News Release | U.S. PIRG Education Fund | Antibiotics

McDonald’s Takes Step to Protect Public Health, Commits to Reduce Medically Important Antibiotic Use in Beef Supply

McDonald's Commits to Reducing Medically Important Antibiotic Use in its Beef Supply Chain 

> Keep Reading
News Release | U.S. PIRG Education Fund | Public Health

New car seats made without toxic flame-retardant chemicals

Car seats are supposed to keep our youngest children safe. But though they may protect infants and toddlers during accidents, car seats have a history of containing toxic flame-retardant chemicals.

That’s finally changing.

Today, a coalition of groups including U.S. PIRG Education Fund and the Ecology Center’s “Healthy Stuff” program released test results on car seats in a new report, Hidden Hazards:Flame Retardants and PFAS in Children’s Car Seats. The authors collaborated with researchers from Indiana University and the University of Notre Dame.

> Keep Reading
News Release | U.S. PIRG Education Fund | Consumer Protection

Popular toys contain toxics and other hazards

This holiday season, watch out for dangerous and toxic toys. U.S. PIRG’s 33rd annual Trouble in Toyland report found toxic amounts of boron, which can cause nausea, vomiting and other health issues, in slime products as well as fining that Amazon failed to appropriately label choking hazards.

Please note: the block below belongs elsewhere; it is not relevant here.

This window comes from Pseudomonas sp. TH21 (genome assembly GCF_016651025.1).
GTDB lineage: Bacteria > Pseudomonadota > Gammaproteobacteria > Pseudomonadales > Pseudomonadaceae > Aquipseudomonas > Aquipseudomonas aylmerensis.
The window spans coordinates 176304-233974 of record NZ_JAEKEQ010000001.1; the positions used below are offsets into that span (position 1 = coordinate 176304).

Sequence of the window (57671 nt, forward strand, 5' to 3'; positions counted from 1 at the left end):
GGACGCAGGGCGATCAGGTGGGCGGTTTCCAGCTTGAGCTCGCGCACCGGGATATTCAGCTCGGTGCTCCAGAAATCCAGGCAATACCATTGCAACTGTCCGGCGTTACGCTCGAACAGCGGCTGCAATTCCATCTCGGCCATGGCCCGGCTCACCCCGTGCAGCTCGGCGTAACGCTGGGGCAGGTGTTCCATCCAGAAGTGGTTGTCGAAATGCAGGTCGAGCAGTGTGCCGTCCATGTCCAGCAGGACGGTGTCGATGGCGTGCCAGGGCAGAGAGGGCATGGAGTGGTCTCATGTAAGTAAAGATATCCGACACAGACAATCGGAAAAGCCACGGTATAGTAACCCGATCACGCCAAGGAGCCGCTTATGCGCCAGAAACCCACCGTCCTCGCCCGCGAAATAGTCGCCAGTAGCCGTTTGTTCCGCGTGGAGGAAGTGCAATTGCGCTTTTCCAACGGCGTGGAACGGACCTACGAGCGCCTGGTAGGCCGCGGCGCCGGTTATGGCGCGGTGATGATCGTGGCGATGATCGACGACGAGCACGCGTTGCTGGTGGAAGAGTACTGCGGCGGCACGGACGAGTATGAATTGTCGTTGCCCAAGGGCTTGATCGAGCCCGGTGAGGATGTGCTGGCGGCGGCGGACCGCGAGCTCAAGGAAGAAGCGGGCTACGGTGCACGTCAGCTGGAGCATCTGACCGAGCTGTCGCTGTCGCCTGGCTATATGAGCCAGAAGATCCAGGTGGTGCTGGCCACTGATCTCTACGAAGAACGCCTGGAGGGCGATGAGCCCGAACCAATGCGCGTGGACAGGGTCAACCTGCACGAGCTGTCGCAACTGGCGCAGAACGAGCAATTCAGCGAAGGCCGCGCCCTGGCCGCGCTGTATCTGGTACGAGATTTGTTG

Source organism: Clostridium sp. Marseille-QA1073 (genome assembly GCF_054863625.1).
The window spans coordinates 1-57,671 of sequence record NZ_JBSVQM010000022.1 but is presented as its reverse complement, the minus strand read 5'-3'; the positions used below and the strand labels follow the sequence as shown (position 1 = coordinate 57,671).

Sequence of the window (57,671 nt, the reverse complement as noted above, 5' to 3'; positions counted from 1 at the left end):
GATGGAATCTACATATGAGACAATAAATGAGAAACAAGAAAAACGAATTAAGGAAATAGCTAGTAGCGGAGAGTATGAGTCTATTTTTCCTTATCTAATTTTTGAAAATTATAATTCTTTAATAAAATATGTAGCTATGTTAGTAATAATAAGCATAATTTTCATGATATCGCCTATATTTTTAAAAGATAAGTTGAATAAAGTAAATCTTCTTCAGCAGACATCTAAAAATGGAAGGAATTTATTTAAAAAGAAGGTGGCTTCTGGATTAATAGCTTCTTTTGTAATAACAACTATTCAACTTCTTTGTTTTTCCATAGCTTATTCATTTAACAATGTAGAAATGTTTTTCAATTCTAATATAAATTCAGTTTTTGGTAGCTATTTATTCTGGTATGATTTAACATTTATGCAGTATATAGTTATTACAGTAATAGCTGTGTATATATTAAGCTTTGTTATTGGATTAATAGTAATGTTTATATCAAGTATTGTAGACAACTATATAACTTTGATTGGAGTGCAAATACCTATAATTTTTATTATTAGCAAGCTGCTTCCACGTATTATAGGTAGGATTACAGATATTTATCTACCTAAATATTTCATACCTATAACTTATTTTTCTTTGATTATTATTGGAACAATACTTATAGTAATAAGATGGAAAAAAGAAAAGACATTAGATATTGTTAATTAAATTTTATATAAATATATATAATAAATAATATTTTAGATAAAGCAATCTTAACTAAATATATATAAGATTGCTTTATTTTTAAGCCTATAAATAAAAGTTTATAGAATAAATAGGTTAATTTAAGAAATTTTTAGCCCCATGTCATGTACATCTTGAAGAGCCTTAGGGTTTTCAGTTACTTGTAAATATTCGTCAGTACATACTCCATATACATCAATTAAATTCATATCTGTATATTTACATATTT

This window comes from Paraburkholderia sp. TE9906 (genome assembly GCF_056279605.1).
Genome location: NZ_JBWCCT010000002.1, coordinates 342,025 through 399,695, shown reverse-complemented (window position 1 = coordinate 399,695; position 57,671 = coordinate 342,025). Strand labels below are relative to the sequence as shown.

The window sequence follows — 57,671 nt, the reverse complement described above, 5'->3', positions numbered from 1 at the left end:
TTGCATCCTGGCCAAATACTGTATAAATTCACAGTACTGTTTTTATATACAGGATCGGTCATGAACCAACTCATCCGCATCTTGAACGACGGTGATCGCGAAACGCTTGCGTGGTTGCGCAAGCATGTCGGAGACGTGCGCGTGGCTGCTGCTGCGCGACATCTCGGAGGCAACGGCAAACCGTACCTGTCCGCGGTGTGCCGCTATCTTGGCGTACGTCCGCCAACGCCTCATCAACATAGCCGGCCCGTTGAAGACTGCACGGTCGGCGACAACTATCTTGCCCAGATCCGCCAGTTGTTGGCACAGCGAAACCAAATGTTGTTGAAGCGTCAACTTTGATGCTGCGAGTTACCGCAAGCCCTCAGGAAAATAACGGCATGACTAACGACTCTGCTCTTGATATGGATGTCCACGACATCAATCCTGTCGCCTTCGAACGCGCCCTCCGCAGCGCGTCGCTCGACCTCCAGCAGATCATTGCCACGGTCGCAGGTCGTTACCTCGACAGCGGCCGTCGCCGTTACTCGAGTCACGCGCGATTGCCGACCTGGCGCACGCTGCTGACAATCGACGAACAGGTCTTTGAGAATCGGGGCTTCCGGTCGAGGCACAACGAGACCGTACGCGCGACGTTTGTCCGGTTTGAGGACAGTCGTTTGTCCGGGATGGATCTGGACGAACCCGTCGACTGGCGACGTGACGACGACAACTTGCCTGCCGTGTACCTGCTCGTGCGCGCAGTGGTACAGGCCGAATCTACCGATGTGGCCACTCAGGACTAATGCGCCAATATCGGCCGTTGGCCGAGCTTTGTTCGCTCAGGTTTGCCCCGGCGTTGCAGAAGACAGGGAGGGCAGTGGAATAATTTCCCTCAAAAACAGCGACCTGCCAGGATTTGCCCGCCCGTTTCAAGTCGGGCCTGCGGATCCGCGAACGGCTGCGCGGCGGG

> Keep Reading
News Release | U.S. PIRG Education Fund | Transportation

Ditching diesel isn’t just good for public health and the environment -- it’s affordable

Getting rid of that black cloud of exhaust behind our buses, and the negative health and environmental effects that come along with it, is easier than it may seem. According to a new report from U.S. PIRG Education Fund and Environment America Research and Policy Center, electric buses are not only cleaner and healthier than diesel buses, but transit agencies and school districts have many affordable options at their disposal to adopt them.

> Keep Reading
Report | U.S. PIRG Education Fund | Transportation

Paying for Electric Buses

Most of America’s school and transit buses run on diesel, a highly-polluting fuel, but there is a better option. All-electric buses are here, and they’re cleaner, healthier and save money for transit agencies, school districts and bus contractors to run in the long-term. 

> Keep Reading

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News Release | U.S. PIRG Education Fund | Antibiotics

McDonald’s Takes Step to Protect Public Health, Commits to Reduce Medically Important Antibiotic Use in Beef Supply

McDonald's Commits to Reducing Medically Important Antibiotic Use in its Beef Supply Chain 

> Keep Reading
News Release | U.S. PIRG Education Fund | Public Health

New car seats made without toxic flame-retardant chemicals

Car seats are supposed to keep our youngest children safe. But though they may protect infants and toddlers during accidents, car seats have a history of containing toxic flame-retardant chemicals.

That’s finally changing.